Historical Society publishes new edition of Blarney book
Sale proceeds to benefit Florence County Museum’s historical activities.
The Florence County Historical Society recently announced that a softcover second edition of local author and historian E.N. Zeigler’s “Barnwell Blarney, or Colonel Frank Remembered,” has been published by United Writers Press.
The Historical Society funded and sponsored the publication with permission of Zeigler’s estate. Proceeds of all sales of the book will go to the Historical Society to help fund historical projects at the Florence County Museum.
First published in 1999, Barnwell Blarney tells the story of Frank Barnwell, or Colonel Frank, one of Florence’s most colorful and well-remembered residents. Born in Adams Run in 1893, Barnwell moved to Florence in the early twentieth century where he became a realtor and developer. Barnwell was known locally for his humor and skill as a story teller, but was prominent statewide as a high ranking officer in the National Guard.
His position in the Guard put him in the middle of some of the most important events in South Carolina and nationally in his time, from the textile strikes in the Upstate in 1934, to the “Great Highway Department Insurrection” of 1935, to the contested election for mayor of Charleston in 1936.
Always involved in politics and keenly interested in making money, Barnwell was often a roguish figure in stories told about him as well as stories he told about himself.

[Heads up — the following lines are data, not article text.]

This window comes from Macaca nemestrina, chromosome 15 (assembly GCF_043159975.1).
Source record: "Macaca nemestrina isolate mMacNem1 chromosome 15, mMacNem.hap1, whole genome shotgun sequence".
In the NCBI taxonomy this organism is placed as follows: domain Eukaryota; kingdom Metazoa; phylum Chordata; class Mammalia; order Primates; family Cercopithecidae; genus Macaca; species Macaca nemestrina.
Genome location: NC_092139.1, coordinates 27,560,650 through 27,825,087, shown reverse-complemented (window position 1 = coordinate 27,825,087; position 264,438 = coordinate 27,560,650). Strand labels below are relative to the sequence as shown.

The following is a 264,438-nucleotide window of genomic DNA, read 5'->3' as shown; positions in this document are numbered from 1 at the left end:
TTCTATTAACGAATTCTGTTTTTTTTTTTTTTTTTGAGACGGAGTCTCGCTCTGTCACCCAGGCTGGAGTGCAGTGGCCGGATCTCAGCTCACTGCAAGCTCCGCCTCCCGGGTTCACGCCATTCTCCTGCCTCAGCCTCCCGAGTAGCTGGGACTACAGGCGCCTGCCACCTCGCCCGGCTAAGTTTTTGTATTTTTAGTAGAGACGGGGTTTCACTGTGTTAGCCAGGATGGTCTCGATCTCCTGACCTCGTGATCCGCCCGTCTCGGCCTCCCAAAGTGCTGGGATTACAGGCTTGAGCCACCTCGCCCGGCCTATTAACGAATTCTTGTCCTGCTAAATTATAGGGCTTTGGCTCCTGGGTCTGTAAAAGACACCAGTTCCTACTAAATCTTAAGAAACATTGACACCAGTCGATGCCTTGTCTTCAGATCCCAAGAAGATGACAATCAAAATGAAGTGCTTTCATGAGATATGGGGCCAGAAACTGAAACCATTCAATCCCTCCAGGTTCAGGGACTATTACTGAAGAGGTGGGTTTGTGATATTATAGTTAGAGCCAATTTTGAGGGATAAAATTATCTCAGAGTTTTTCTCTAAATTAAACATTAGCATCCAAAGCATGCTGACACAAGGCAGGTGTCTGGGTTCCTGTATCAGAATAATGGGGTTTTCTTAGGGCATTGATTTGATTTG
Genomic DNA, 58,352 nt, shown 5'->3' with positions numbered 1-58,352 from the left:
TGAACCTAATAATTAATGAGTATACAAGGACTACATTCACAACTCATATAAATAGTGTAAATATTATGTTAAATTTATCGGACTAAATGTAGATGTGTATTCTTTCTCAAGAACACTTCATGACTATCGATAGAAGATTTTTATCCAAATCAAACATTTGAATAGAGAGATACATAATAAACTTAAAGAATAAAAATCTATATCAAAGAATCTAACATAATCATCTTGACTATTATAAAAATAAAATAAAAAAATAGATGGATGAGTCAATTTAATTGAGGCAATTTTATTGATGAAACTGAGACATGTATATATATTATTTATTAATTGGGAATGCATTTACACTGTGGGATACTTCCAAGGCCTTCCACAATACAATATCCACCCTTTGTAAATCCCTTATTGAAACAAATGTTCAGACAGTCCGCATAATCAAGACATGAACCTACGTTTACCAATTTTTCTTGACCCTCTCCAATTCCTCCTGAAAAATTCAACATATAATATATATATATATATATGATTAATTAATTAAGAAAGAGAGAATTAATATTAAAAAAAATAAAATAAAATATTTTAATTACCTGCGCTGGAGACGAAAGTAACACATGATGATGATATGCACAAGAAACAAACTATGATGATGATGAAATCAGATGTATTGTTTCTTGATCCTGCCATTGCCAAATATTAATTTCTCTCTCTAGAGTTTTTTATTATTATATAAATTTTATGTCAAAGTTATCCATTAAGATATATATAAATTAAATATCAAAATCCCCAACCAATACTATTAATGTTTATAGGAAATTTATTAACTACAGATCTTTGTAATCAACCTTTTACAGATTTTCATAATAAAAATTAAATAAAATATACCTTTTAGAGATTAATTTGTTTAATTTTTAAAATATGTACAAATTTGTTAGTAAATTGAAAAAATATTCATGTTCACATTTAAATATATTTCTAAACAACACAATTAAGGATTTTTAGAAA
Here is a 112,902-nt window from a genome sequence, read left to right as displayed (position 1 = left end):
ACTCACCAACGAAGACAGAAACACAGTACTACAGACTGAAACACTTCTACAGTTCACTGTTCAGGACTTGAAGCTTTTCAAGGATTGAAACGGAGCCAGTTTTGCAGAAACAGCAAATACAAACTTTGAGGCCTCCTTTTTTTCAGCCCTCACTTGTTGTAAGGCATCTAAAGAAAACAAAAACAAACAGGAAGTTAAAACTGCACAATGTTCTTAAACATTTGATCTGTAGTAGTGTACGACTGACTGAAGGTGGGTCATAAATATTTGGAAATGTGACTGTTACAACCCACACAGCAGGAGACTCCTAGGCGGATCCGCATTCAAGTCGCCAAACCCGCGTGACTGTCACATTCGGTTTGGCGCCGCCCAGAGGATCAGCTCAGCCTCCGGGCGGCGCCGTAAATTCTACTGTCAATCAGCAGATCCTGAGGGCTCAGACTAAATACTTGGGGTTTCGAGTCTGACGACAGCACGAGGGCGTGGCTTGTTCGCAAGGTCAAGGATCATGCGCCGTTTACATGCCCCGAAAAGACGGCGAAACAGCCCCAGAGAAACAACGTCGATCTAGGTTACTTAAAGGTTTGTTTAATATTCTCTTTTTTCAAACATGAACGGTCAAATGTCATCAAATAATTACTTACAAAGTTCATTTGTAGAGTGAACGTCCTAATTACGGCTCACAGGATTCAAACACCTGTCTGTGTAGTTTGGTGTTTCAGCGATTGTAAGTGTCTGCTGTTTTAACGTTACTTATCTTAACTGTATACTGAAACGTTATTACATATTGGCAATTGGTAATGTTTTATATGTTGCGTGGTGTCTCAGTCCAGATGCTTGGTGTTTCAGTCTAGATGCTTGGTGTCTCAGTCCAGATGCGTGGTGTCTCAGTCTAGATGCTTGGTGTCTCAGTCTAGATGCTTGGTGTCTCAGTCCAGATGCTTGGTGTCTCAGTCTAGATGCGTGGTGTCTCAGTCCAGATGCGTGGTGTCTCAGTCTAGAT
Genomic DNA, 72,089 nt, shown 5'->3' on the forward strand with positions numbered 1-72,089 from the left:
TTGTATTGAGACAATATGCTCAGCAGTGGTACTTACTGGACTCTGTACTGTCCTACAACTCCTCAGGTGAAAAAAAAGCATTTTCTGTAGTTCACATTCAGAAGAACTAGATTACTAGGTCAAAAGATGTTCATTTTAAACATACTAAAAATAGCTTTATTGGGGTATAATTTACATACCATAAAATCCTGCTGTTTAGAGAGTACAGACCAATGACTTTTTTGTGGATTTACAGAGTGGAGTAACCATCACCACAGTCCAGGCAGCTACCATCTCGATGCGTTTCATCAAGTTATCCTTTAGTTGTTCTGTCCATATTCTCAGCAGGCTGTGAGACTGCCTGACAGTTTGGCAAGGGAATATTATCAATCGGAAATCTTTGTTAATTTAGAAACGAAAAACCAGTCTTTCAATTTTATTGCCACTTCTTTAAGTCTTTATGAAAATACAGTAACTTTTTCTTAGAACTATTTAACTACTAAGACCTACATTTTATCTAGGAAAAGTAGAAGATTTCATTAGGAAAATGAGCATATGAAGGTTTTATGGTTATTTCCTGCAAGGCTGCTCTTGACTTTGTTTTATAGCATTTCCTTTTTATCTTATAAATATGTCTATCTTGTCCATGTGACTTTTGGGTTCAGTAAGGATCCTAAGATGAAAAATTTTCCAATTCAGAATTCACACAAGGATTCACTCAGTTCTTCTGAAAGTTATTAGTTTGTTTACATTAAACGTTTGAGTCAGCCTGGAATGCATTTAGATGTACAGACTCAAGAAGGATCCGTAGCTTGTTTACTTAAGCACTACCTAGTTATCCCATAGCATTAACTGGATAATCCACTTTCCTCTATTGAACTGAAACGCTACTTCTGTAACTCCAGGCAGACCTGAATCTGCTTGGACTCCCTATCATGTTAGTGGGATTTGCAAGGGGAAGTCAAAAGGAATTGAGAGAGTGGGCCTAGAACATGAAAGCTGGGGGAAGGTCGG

“The stories are hilarious, but the larger story of Frank Barnwell’s life tells us a lot about South Carolina history as well as the history of the Florence Community,” said Andrew Stout, executive director of the Florence County Museum.
Barnwell, who died in 1968, also saw active duty in World War I as well as on the Mexican border chasing Poncho Villa under General John J. “Black Jack” Pershing in 1917. He served on Florence City Council in the 1930s, was head of the County Democratic Party, and unsuccessfully ran for Clerk of Court in 1932. But it was the humorous stories about Barnwell that made him such a compelling figure.
“When I was growing up, there was a group of men - including my father, Hugh Wilcox Sr., and Red Maxwell - who would often start telling Col Barnwell stories at parties,” said Ben Zeigler, the author’s son and president of the Florence County Historical Society. “By the end of the evening, everyone at the party would be gathered around them hooting with laughter.”
Barnwell’s stories often involve and illuminate tense moments in the historical narrative.
When confronting striking textile workers in Pelzer in 1934, Barnwell sought to win their confidence by saying they could join the National Guard and serve under him in an absurdly contrived mission to fight the Italians in Ethiopia.
When one worker shouted “I don’t believe I can join your army ‘cause I aint got no teeth,” Barnwell responded, “Hell, man, we aint gonna eat ‘em, we’re gonna fight ‘em.”
Barnwell commanded the 263d Coast artillery at Fort Moultrie during World War II and many of his colorful stories are related to that experience as well as his numerous visits to the famous Sunset Lodge in Georgetown.
Ben Zeigler said the first, hardback edition of Barnwell Blarney has long been out of print and that he has received numerous requests for copies since his father died in 2012.
Copies are $15 and available at the County Museum.
For more information please contact Andrew Stout at the Florence County Museum, (843) 676-1200, or Ben Zeigler, (843) 669-6002.